What would you do if you weren’t afraid?
Go ahead, give it a shot; I’ll stand by while you jot down your answer. When I heard Ian Morgan Cron ask this question a couple years ago on his Typology podcast, I imagined he had in mind great feats like
- Climbing Mt. Everest,
- Moving across country,
- Starting that business.
But when I faced his question head-on a couple years ago, it was the “simple” tasks that came to mind:
- Picking up a paintbrush and repainting that room,
- Figuring out why the video isn’t working on my computer,
- Hanging a picture frame on a wall.
It took marrying Trevor to see just how dependent and helpless I’d become over the years. Can you relate? Have you adopted a posture of helplessness and dependence over the years?
A Reason You Might Feel So Helpless
It wasn’t until this summer that I caught a glimpse of why I’d embraced the role of helpless damsel. This sentence in chapter two of Unseduced and Unshaken gripped me:
“If a woman feels silenced, she is also likely to choose a posture of learned helplessness and dependence.”
Silenced. Have you ever felt that way?
Thankfully I now have a husband who’s committed to drawing out the depths of me, but it’s a process.
Can you relate? How have you felt silenced in your family, in the church, in your workplace? I’d feel so honored to hear your story.
If you, too, have learned to operate from a sense of helplessness and fearful dependence on others, please know this:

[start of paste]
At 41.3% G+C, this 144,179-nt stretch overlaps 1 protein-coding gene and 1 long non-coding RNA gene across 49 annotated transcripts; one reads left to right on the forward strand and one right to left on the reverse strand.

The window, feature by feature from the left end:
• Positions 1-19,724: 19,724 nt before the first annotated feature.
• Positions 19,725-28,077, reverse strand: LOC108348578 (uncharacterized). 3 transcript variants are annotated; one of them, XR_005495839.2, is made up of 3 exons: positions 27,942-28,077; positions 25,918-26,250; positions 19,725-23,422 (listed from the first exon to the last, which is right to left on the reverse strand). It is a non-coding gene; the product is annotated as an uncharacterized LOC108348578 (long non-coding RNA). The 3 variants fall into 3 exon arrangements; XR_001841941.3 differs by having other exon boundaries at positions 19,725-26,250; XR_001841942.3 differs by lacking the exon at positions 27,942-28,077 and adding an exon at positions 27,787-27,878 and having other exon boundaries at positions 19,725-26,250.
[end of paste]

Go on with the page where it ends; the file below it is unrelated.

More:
The world needs what you uniquely have to offer: your voice, your gifts, your presence. I pray God unlocks your emotions, your voice, your courage so you can live fully, to the hilt.
May He send kind, compassionate people into your life who draw you out, who show you the value you offer by leaning in close and listening to your stories.
Finally, in your helplessness, may you depend on God, your ever-present Help in trouble (Psalm 46:1).
Rooting for you,
PS: I’d love to hear your answer to this question in the comment sesction below. I’m all about real connection outside of our screens, though, so bonus points for you if you do this: Ask someone, “What would you do if you weren’t afraid?” Then, really listen.
PPS: If you’d like to read more about finding your voice in chapter two–plus a whole lotta other good content–grab a copy of Unseduced and Unshaken here. (I’ll make a few pennies through Amazon Affiliates if you do.)